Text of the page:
UW Religion Today Column for May 8-14: Osama bin Laden: The Failure of His Message
"Religion Today" is contributed by the University of Wyoming's Religious Studies Program to examine and promote discussion of religious issues.
By Paul V.M. Flesher
Why do Americans think that Osama bin Laden was a Muslim leader? Because he styled himself as one and we took his word for it.
At a time when leadership in the Islamic world was largely defined by national or ethnic boundaries for both political and religious figures, bin Laden addressed himself to Muslims at large from a location that was both everywhere and nowhere. After 9/11, his organization, al-Qaeda, seemed able to appear at any place at anytime, while Osama himself could not be found. This provided him a trans-national stage no Muslim leader since Abdul Nasser had possessed. We thought people were listening.
Bin Laden considered his primary audience all Muslims, and in particular Muslims who found themselves living constrained lives. They were in economic straights, often jobless, and lived in countries where their freedoms were severely limited. They lacked freedom of expression and speech, and freedom of movement, and freedom to assemble -- to say nothing of freedom of the press. Their ability to carry out their lives was limited by fear of government reprisals if they (accidentally) stepped out of line. And of course, lack of jobs and opportunities led to widespread poverty.
The problem, according to bin Laden, was caused by Western imperial powers that had conquered most Muslim countries at some time during the past two centuries and then ruled them in a way that transferred the wealth of the vanquished to the conquerors. This characterization of the problem was not original; as the Muslim nations gained their independence during the 20th century, successive politicians in country-after-country used it to justify their policies and the exploitation of their own people.
But bin Laden's solution was original. He argued that if Muslims attacked and damaged Western powers at the heart of their economic strength, those powers would spend their economies dry trying to protect themselves. Muslims would then rise up en masse and throw off their chains. (American reaction to 9/11 has shown that the first part of Osama's assessment was surprisingly accurate. Since then our nation entered two wars that were paid for by increasing our debt and which helped lead to a world-wide recession).
Within the Islamic world itself, the response was much smaller. Most of the people motivated to join bin Laden's cause came from a single segment of society -- young unemployed men. Being unemployed, these men had the time to turn to religious education. This positioned them to hear Osama's message, which was delivered in religious terms. That was the only type of "free" speech allowed by the governments of these Muslim countries, since overtly political speech was suppressed. Because Osama's message was against the outside powers rather than national Muslim politicians, it was suppressed very little.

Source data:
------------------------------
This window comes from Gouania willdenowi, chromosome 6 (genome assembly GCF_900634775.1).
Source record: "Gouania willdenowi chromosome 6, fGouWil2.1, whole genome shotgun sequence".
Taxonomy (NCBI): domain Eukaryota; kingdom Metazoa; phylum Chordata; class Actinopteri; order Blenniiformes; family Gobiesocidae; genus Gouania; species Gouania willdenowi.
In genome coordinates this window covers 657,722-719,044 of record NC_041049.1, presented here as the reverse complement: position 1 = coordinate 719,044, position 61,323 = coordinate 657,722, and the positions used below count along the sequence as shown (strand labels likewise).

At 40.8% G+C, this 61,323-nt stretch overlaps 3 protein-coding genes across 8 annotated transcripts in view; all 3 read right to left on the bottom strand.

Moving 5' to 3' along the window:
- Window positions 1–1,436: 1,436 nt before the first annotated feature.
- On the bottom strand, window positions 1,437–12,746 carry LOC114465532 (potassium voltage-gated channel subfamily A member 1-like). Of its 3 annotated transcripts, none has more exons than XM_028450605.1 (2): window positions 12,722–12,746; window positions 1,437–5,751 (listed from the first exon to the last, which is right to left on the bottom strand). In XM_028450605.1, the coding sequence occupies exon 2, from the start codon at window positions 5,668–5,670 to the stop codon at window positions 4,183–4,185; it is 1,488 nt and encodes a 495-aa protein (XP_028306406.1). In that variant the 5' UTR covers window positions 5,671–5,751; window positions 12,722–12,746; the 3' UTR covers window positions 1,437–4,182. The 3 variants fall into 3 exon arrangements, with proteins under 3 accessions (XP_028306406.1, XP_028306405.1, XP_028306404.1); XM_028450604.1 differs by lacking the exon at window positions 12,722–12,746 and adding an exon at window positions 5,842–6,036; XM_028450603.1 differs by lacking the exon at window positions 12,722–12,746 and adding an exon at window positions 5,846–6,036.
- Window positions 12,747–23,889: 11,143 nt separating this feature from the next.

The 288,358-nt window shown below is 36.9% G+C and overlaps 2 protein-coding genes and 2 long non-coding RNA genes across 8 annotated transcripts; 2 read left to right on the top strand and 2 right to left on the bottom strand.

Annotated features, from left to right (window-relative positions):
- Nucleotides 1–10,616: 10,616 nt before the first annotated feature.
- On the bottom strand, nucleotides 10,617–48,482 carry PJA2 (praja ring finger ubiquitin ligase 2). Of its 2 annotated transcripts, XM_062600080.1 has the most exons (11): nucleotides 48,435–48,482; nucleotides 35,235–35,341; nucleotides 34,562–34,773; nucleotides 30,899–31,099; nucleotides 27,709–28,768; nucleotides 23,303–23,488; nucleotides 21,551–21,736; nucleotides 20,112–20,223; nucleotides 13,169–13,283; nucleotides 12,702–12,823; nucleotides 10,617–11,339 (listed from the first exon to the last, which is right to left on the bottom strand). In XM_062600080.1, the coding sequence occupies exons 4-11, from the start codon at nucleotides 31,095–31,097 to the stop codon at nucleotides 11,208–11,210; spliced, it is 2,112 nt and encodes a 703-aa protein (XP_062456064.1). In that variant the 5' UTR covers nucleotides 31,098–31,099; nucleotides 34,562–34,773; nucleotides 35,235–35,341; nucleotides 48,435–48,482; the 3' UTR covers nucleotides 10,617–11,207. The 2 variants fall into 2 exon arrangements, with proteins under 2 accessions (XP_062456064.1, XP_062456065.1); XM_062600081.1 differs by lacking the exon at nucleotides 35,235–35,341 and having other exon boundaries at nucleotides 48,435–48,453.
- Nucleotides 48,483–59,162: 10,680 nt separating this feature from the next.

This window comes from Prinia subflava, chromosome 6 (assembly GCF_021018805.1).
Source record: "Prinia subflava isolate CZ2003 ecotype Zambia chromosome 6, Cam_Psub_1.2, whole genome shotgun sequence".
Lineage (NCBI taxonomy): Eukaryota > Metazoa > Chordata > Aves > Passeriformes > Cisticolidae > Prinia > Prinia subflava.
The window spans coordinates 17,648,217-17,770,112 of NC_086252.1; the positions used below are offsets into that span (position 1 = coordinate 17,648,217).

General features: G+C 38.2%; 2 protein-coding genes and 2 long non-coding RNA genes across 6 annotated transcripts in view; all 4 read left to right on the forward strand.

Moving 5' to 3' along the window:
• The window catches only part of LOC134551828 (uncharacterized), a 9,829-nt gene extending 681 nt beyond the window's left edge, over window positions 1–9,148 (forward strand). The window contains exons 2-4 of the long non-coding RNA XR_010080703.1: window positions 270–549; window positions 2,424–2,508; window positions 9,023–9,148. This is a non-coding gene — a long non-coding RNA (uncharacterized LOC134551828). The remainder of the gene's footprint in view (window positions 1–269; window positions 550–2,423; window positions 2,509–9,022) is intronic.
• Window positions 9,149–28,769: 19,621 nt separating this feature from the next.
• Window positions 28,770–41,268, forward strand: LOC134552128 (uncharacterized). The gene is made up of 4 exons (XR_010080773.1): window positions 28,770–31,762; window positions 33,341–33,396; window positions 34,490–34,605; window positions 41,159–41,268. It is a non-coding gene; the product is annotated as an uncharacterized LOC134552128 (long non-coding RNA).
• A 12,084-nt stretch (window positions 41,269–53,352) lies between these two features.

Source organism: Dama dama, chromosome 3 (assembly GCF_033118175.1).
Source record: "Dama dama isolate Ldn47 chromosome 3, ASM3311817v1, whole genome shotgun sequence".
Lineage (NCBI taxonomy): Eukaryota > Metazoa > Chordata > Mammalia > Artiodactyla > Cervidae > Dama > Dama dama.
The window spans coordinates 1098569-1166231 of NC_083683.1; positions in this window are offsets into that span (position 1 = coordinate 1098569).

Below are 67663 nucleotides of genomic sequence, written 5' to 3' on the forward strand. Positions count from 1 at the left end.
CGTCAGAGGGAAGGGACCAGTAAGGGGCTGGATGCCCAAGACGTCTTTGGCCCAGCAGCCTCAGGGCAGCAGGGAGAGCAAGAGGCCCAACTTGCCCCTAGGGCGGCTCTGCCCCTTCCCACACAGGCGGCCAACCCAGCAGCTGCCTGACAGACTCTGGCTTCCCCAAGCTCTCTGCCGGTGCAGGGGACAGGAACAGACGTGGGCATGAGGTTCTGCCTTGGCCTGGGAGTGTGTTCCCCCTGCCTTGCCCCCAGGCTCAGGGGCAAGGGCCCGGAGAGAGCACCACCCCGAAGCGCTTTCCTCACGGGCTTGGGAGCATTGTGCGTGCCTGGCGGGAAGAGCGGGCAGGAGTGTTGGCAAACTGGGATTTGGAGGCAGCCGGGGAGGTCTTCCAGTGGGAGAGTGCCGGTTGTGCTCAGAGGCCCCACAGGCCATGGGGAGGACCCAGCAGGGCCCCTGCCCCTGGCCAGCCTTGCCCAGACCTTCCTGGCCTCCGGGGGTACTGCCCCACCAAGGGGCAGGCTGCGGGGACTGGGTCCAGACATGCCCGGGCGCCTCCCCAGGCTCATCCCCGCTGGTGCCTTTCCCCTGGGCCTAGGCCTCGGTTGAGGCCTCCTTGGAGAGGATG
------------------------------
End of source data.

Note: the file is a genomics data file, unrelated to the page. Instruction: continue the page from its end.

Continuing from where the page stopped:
Across the world's 1.5 billion Muslims, bin Laden's religiously formulated message was accepted by surprisingly few. It may have resonated with long-standing frustrations in the Arab and Muslim world, but only a few thousand young men actually joined al-Qaeda.
Since the start of 2011, there have been uprisings in many Arab nations, from Tunisia and Egypt to Libya, Yemen and the Persian Gulf states. Millions of people, male and female, young and old, have protested against their governments and some cases overthrown them. But these protests have nothing to do bin Laden or al-Qaeda. They stem from the failure of each country's strong-man leadership to deliver what the people needed: Jobs, civil rights and freedoms, freedom from fear of their own government, etc.
Bin Laden's attempt to blame the United States failed. The Muslim people could see that the roots of their problems lay much closer to home. Indeed, the responsibility was within their own country, not some far-away power. In the end, it is concern over jobs, personal security and freedom that is bringing positive political change to the Muslim world.
So, bin Laden may have presented himself as a leader and a voice for the Islamic people, but few listened. The Western press paid more attention to him than the Muslim people did. The recent revolutions have come from within each country and community. They are spontaneous, rather than theorized and planned.
And most importantly, they result from the people attempting to win better conditions for themselves through peaceful means, rather than through violence and mass murder.
Flesher is director of UW's Religious Studies Program. Past columns and more information about the program can be found on the Web at www.uwyo.edu/RelStds. To comment on this column, visit http://religion-today.blogspot.com.